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Running lights out management without putting your organization’s lights out permanently

LOM is a potent technology which has its uses; however it also poses some potential risks which every enterprise must be aware of.

By Philip Lieberman.

Intelligent Platform Management Interface (IPMI) technology underpins lights out management (LOM) in IT departments around the world. LOM allows an IT administrator or IT security manager to manipulate and manage servers using remote control - even switching on the machines when they are ‘off’.

LOM usually provides access to the keyboard, video, and mouse over LAN. The so-called ‘lights out’ cards are used by many manufacturers of computer servers and corporate workstations. Dell sells them as Dell Remote Access Cards (DRAC), HP refers to them as Integrated Lights Out cards (ILOs). No matter what the label, it is a potent technology which has its uses. However it also poses some potential threats which every enterprise must be aware of.

Even though each vendor has a different implementation and name for their lights out management at a high level they all offer the same basic level of features.

I used to work in an office where we called the LOM process, "working from the beach" and we used to deliberately design our systems so that we could work on them as if we were literally on the beach. Since the organization we worked for had servers at every point in the globe, which we were supposed to manage, we operated on the principle that a server in West Ealing should get the same love and attention we lavished on the server in Iceland.

Now it was easier to drop into the server in West Ealing than it was on the latter in Iceland, but the principle for us was the same. We would rather work from the beach and our beloved organization gave us the ability to do so easily. The technology was great - instead of multiple devices, each with its own IP address and management interface, now we had a single port with a single IP that you can use to manage everything. Heaven!

Our need to make our jobs easier became our mother of invention and what had started as a practical step to ensure that we could administrate far-off servers became something which we started to rely on for almost every server. Unfortunately, as many organizations find to their cost long after staff who set up LOM have moved on, this process has its downsides if it’s not managed properly.

IPMI allows admin staff, while sitting at their own terminals anywhere in the world, to log in and take control of a server and perform tasks as if they were actually standing right in front of the screen. Staff can turn it on, turn it off, and interact with it. Most usefully of all they can manage the BIOS of the machine, install software on it, insert a CD, form a network share, and boot up from that. Almost anything an interactive user with physical access to the box could do, a remote user can do. These lights out management devices are providing keyboard, video, and mouse (KVM) over LAN functionality.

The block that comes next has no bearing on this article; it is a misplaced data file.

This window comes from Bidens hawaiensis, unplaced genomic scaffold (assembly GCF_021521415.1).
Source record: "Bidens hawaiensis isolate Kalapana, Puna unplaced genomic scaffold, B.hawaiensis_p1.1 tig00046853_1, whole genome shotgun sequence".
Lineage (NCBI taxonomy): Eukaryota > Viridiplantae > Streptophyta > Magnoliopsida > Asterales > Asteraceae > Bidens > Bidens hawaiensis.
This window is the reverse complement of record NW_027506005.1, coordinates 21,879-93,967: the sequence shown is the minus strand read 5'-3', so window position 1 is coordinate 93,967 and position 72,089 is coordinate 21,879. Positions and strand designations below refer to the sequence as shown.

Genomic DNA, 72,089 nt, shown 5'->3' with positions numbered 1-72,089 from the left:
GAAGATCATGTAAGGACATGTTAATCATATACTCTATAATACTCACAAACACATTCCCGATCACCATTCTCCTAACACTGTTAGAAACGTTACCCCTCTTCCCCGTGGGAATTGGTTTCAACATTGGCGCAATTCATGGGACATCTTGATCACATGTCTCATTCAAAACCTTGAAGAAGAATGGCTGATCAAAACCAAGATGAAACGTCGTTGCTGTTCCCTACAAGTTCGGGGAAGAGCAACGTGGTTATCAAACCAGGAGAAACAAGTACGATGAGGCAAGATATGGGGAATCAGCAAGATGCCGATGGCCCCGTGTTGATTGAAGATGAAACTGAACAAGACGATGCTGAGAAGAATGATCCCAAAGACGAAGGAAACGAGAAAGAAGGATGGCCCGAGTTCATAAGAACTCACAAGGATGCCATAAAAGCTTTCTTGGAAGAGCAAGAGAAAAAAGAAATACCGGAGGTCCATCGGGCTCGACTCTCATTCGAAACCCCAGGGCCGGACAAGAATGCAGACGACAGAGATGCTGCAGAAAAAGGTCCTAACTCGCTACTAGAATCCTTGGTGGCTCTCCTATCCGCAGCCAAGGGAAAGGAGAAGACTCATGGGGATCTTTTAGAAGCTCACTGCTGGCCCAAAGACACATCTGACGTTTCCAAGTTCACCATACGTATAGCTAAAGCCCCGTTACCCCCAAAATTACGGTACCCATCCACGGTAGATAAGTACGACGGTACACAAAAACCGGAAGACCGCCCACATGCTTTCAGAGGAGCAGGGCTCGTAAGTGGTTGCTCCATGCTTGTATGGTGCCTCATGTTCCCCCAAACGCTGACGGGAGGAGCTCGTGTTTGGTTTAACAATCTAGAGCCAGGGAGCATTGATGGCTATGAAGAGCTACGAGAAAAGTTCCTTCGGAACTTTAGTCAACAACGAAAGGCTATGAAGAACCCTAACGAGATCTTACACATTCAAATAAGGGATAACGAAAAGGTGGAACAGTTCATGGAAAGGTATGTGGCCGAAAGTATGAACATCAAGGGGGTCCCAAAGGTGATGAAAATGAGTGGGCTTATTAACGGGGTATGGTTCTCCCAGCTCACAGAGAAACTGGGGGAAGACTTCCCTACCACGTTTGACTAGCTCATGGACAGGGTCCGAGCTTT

As long as you are the right person, and you know what you’re doing, it’s a great aptitude to have. However, put it into the wrong hands and you have an entirely different situation.

IPMI – How secure are you anyway?

Recently reports highlight that IPMI may have some fundamental flaws if it is not installed and managed properly and that, maybe, hackers could use it to infiltrate the network even if the device is turned off.

The bad guys have known about IPMI for years and to think that they won’t have used this back door entrance into the enterprise shows a lack of imagination. The hackers now find it easy to locate these devices on a network using free tools such as IPMIPing or a port scanner looking for port UDP 623.

The fact is that IPMI is a clear and present danger to every organization that installs this technology without rigorous controls and effective management of passwords and access rights.

It is not only the malicious insider that can do damage, all those who have been sacked from the company could retain this back door access to the company’s vital secrets simply if passwords are not changed regularly, as could a person who left on good terms and is now simply a curious outsider.

Seal up the gaps now!

No one is suggesting ditching this useful technology because it has a downside. That would be akin to suggesting we stop using mobile devices because they often get stolen

The danger is not that you have IPMI, or that the machine remains plugged in to a power socket. The problem is how you manage the credentials and access to these machines — because remember you may have thousands of them — and one security policy is worth a thousand breached machines.